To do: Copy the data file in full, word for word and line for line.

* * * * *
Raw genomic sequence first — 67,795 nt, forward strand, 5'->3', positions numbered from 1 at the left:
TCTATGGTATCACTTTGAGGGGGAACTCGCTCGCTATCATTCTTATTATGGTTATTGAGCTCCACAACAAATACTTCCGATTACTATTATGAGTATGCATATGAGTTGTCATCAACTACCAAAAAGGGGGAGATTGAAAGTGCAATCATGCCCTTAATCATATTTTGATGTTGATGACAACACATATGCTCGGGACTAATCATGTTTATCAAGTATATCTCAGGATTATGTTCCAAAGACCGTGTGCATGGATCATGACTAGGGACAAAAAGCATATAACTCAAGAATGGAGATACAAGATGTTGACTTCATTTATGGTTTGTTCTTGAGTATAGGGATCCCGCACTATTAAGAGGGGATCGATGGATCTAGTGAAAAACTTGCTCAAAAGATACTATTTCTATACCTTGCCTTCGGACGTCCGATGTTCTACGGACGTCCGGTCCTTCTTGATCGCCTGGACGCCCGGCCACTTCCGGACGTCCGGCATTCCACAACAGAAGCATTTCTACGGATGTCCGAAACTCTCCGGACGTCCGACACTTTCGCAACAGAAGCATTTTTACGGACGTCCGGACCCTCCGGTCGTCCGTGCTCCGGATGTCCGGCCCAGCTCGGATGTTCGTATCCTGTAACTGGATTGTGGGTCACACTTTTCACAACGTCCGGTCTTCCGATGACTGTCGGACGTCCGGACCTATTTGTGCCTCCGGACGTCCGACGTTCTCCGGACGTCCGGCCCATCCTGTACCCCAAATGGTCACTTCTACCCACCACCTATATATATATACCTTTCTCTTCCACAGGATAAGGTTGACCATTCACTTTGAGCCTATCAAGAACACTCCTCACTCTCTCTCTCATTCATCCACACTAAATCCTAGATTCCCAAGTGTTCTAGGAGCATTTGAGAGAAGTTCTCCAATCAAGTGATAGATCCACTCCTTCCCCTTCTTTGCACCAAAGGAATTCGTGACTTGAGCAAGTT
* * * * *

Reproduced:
Raw genomic sequence first — 67,795 nt, forward strand, 5'->3', positions numbered from 1 at the left:
TCTATGGTATCACTTTGAGGGGGAACTCGCTCGCTATCATTCTTATTATGGTTATTGAGCTCCACAACAAATACTTCCGATTACTATTATGAGTATGCATATGAGTTGTCATCAACTACCAAAAAGGGGGAGATTGAAAGTGCAATCATGCCCTTAATCATATTTTGATGTTGATGACAACACATATGCTCGGGACTAATCATGTTTATCAAGTATATCTCAGGATTATGTTCCAAAGACCGTGTGCATGGATCATGACTAGGGACAAAAAGCATATAACTCAAGAATGGAGATACAAGATGTTGACTTCATTTATGGTTTGTTCTTGAGTATAGGGATCCCGCACTATTAAGAGGGGATCGATGGATCTAGTGAAAAACTTGCTCAAAAGATACTATTTCTATACCTTGCCTTCGGACGTCCGATGTTCTACGGACGTCCGGTCCTTCTTGATCGCCTGGACGCCCGGCCACTTCCGGACGTCCGGCATTCCACAACAGAAGCATTTCTACGGATGTCCGAAACTCTCCGGACGTCCGACACTTTCGCAACAGAAGCATTTTTACGGACGTCCGGACCCTCCGGTCGTCCGTGCTCCGGATGTCCGGCCCAGCTCGGATGTTCGTATCCTGTAACTGGATTGTGGGTCACACTTTTCACAACGTCCGGTCTTCCGATGACTGTCGGACGTCCGGACCTATTTGTGCCTCCGGACGTCCGACGTTCTCCGGACGTCCGGCCCATCCTGTACCCCAAATGGTCACTTCTACCCACCACCTATATATATATACCTTTCTCTTCCACAGGATAAGGTTGACCATTCACTTTGAGCCTATCAAGAACACTCCTCACTCTCTCTCTCATTCATCCACACTAAATCCTAGATTCCCAAGTGTTCTAGGAGCATTTGAGAGAAGTTCTCCAATCAAGTGATAGATCCACTCCTTCCCCTTCTTTGCACCAAAGGAATTCGTGACTTGAGCAAGTT